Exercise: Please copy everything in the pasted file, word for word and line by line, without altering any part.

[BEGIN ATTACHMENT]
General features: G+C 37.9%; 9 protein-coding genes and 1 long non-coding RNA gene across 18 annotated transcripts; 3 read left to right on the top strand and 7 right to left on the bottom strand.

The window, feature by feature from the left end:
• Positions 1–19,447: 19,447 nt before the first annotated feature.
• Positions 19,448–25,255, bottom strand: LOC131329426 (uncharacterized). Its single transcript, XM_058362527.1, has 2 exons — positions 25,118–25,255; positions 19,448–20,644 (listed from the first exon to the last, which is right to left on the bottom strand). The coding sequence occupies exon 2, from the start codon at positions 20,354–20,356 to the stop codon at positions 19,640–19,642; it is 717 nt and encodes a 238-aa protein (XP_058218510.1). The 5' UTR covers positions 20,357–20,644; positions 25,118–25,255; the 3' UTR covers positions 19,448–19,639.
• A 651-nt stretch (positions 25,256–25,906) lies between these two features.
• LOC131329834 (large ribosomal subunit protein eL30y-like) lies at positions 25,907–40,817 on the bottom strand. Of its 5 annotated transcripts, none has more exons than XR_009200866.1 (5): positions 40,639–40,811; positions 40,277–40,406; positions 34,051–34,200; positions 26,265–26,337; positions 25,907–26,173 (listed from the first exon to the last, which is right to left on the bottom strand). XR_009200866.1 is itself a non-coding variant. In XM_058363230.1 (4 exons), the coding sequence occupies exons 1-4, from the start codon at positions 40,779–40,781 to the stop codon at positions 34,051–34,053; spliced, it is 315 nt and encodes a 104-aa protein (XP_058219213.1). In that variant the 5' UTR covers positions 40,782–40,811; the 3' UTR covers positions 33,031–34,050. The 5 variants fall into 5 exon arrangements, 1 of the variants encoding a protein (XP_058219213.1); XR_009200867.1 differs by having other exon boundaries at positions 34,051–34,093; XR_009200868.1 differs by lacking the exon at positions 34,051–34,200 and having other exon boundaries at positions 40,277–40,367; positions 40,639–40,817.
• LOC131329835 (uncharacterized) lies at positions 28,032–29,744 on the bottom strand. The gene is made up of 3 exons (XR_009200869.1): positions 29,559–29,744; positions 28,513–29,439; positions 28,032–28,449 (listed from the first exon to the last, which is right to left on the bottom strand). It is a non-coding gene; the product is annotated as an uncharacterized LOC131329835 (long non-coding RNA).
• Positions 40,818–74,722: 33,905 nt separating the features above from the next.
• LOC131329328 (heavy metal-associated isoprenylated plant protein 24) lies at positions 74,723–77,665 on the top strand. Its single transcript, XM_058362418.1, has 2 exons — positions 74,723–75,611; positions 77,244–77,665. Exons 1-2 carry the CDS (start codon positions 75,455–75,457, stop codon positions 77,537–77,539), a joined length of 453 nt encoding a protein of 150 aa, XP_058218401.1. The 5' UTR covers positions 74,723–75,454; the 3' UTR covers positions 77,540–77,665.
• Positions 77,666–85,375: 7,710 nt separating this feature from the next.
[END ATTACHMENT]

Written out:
General features: G+C 37.9%; 9 protein-coding genes and 1 long non-coding RNA gene across 18 annotated transcripts; 3 read left to right on the top strand and 7 right to left on the bottom strand.

The window, feature by feature from the left end:
• Positions 1–19,447: 19,447 nt before the first annotated feature.
• Positions 19,448–25,255, bottom strand: LOC131329426 (uncharacterized). Its single transcript, XM_058362527.1, has 2 exons — positions 25,118–25,255; positions 19,448–20,644 (listed from the first exon to the last, which is right to left on the bottom strand). The coding sequence occupies exon 2, from the start codon at positions 20,354–20,356 to the stop codon at positions 19,640–19,642; it is 717 nt and encodes a 238-aa protein (XP_058218510.1). The 5' UTR covers positions 20,357–20,644; positions 25,118–25,255; the 3' UTR covers positions 19,448–19,639.
• A 651-nt stretch (positions 25,256–25,906) lies between these two features.
• LOC131329834 (large ribosomal subunit protein eL30y-like) lies at positions 25,907–40,817 on the bottom strand. Of its 5 annotated transcripts, none has more exons than XR_009200866.1 (5): positions 40,639–40,811; positions 40,277–40,406; positions 34,051–34,200; positions 26,265–26,337; positions 25,907–26,173 (listed from the first exon to the last, which is right to left on the bottom strand). XR_009200866.1 is itself a non-coding variant. In XM_058363230.1 (4 exons), the coding sequence occupies exons 1-4, from the start codon at positions 40,779–40,781 to the stop codon at positions 34,051–34,053; spliced, it is 315 nt and encodes a 104-aa protein (XP_058219213.1). In that variant the 5' UTR covers positions 40,782–40,811; the 3' UTR covers positions 33,031–34,050. The 5 variants fall into 5 exon arrangements, 1 of the variants encoding a protein (XP_058219213.1); XR_009200867.1 differs by having other exon boundaries at positions 34,051–34,093; XR_009200868.1 differs by lacking the exon at positions 34,051–34,200 and having other exon boundaries at positions 40,277–40,367; positions 40,639–40,817.
• LOC131329835 (uncharacterized) lies at positions 28,032–29,744 on the bottom strand. The gene is made up of 3 exons (XR_009200869.1): positions 29,559–29,744; positions 28,513–29,439; positions 28,032–28,449 (listed from the first exon to the last, which is right to left on the bottom strand). It is a non-coding gene; the product is annotated as an uncharacterized LOC131329835 (long non-coding RNA).
• Positions 40,818–74,722: 33,905 nt separating the features above from the next.
• LOC131329328 (heavy metal-associated isoprenylated plant protein 24) lies at positions 74,723–77,665 on the top strand. Its single transcript, XM_058362418.1, has 2 exons — positions 74,723–75,611; positions 77,244–77,665. Exons 1-2 carry the CDS (start codon positions 75,455–75,457, stop codon positions 77,537–77,539), a joined length of 453 nt encoding a protein of 150 aa, XP_058218401.1. The 5' UTR covers positions 74,723–75,454; the 3' UTR covers positions 77,540–77,665.
• Positions 77,666–85,375: 7,710 nt separating this feature from the next.